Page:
Arizona approved a bill that would ban female transgender athletes from participating in school sports.
The Arizona House of Representatives passed a new bill that if signed into law could potentially ban transgender women from participating in scholastic sporting events. The bill known as the "Save Women's Sports Act" was introduced by Republican Rep. Nancy Barto, and will require educational institutions to assign sports for males and females based specifically on the persons' biological sex.
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The House Bill 2706 will essentially be applied to grade levels K-12, community college, and universities' female teams. The "Save Women's Sports Act" reveals that "a student may establish (their) sex by presenting a signed physician's statement that indicates the student's sex" in conjunction with detailed documentation of the student's DNA analysis.
The bill was initially introduced on Feb. 3 and passed in the Arizona House of Representatives one month later dividing party lines 31-29 after an emotional hour-long debate this past Tuesday (March 3). In a statement provided to ABC News, Nancy Barto wrote:
"This bill is about fairness. That’s it. What is fair on the field, the court, the track, and in the pool."
Barto then went on to list the physical advantages that males have over their female counterparts in regards to muscle mass, testosterone levels, and more. Barton continued:
"That is why we have separated male and female sports. And that is why women have been so successful in achieving greatness on the field, and all the benefits that go with it. What has changed is Interscholastic policies allowing biological males identifying as females to compete on women's teams."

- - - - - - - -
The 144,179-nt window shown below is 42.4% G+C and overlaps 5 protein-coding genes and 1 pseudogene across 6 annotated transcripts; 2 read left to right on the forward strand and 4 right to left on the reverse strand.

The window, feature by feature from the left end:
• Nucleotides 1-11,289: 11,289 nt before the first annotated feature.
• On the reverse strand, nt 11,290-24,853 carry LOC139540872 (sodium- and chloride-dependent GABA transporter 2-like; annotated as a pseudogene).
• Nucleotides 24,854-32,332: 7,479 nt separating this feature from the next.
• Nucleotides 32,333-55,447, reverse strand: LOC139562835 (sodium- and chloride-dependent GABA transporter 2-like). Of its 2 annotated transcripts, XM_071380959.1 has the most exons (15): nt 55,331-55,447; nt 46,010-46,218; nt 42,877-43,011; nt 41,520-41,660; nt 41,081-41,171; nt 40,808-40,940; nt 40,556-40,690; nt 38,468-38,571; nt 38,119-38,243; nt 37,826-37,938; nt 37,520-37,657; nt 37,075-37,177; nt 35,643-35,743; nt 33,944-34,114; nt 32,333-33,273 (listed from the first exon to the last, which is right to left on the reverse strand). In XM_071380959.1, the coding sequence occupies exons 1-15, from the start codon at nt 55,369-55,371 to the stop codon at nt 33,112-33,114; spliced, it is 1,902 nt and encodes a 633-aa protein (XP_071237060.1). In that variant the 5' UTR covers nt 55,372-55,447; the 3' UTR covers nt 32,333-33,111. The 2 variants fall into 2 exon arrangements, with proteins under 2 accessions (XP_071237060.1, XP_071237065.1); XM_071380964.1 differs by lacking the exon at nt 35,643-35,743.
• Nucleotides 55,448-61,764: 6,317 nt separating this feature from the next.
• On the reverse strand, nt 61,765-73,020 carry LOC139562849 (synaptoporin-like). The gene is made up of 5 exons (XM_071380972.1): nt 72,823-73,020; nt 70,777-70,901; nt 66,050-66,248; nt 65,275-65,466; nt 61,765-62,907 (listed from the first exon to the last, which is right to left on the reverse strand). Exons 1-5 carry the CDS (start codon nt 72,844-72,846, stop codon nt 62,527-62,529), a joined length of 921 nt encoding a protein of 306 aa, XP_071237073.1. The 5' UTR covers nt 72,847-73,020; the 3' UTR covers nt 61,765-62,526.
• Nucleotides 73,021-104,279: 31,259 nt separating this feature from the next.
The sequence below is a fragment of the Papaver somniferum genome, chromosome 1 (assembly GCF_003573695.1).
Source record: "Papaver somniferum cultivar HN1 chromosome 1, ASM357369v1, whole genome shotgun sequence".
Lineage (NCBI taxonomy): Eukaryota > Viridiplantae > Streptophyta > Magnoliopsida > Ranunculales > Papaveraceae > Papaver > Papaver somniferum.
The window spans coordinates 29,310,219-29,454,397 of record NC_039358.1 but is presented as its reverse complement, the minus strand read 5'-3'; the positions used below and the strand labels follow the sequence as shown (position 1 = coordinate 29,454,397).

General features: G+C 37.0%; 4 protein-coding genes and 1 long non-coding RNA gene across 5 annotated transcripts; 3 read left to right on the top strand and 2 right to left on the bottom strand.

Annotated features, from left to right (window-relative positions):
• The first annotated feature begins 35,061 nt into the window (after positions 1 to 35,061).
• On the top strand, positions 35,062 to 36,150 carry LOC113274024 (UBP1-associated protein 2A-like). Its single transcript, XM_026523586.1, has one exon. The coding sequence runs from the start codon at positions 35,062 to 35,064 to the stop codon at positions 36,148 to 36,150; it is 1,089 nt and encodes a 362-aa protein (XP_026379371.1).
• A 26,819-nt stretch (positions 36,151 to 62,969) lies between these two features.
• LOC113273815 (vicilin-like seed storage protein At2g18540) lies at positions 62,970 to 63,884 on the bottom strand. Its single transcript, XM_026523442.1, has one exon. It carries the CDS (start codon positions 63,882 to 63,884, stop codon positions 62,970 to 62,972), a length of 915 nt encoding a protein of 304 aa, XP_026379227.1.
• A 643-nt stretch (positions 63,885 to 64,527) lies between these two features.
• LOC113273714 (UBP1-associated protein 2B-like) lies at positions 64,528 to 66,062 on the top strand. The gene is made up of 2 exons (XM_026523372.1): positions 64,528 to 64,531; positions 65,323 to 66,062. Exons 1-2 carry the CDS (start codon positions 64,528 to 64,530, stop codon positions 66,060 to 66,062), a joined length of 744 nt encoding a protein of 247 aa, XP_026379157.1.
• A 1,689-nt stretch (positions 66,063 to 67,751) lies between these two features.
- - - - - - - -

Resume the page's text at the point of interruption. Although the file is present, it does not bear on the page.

While Barto and the other representatives that state that they want to keep a level playing field amongst school sports, the bill's opposers claim that it fails to protect LGBTQ kids and transgender youth. However, the bill does have some protective language established within it allowing students to take legal action against scholastic institutions as it states:
"Any student who is deprived of an athletic opportunity or suffers a direct or indirect harm as a result of a violation of this section has a private cause of action for injunctive relief, damages and any other relief available under law against the educational institution."
While Arizona House Democrats, local businesses, and more have displayed their frustration with the "Save Women's Sports Act," the Arizona Interscholastic Association (AIA), the state's governing body for school sports, has procedures in place that allows transgender athletes to compete in sporting events "in a manner that is consistent with their gender identity."
Arizona might be progressive in regards to marijuana production and consumption, the state still has some work to do in regards to gender identity politics. Check out ABC News official report on Arizona's "Save Women's Sports Act" in the video provided below.